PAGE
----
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Export to Excel select * from OriginOfSpecies where ordinal = '40' order by subject desc limit 36, 4 (Page 10: Row)
subject Desending Order (top row is last)
title
ordinal
description
01 - Variations Under Domestication 01-11 - Unknown Origin of our Domestic Productions 40 Nor let it be thought that some great deviation of structure would be necessary to catch the fancier's eye: he perceives extremely small differences, and it is in human nature to value any novelty, however slight, in one's own possession.

Nor must the value which would formerly have been set on any slight differences in the individuals of the same species be judged of by the value which is now set on them, after several breeds have fairly been established.

I is known that with pigeons many slight variations now occasionally appear, but these are rejected as faults or deviations from the standard of perfection in each breed.

The common goose has not given rise to any marked varieties; hence the Toulouse and the common breed, which differ only in colour, that most fleeting of characters,have lately been exhibited as distinct at our poultry shows.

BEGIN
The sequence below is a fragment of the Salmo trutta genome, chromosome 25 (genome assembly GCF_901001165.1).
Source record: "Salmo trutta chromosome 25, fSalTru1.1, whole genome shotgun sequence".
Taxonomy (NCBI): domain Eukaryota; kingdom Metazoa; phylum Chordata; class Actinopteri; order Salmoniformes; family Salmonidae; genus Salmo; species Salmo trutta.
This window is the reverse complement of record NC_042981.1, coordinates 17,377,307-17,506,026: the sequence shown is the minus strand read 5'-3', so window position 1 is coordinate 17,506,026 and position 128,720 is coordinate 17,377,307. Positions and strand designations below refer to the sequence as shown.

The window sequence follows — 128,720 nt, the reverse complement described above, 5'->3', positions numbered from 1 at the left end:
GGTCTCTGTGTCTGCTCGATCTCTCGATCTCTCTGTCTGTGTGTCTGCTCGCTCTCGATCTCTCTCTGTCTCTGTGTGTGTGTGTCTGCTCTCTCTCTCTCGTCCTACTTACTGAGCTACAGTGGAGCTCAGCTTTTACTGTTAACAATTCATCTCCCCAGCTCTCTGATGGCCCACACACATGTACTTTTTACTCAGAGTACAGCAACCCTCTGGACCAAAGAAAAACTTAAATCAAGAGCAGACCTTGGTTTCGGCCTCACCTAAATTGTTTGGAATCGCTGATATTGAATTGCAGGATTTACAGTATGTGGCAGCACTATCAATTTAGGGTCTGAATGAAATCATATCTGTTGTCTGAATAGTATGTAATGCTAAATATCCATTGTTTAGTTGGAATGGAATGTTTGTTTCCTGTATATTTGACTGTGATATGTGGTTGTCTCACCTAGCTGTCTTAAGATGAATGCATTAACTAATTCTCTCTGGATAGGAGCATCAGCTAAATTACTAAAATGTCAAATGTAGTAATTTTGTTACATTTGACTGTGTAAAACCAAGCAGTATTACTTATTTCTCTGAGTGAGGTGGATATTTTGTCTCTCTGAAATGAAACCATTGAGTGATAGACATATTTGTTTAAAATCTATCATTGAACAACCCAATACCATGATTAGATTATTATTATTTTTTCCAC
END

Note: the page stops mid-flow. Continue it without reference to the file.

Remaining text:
goose
goose

Toulouse Goose
Toulouse Goose
01 - Variations Under Domestication 01-10 - Methodical and Unconscious Selection 40 If there exist savages so barbarous as never to think of the inherited character of the offspring of their domestic animals, yet any one animal particularly useful to them, for any special purpose, would be carefully preserved during famines and other accidents, to which savages are so liable, and such choice animals would thus generally leave more offspring than the inferior ones; so that in this case there would be a kind of unconscious selection going on.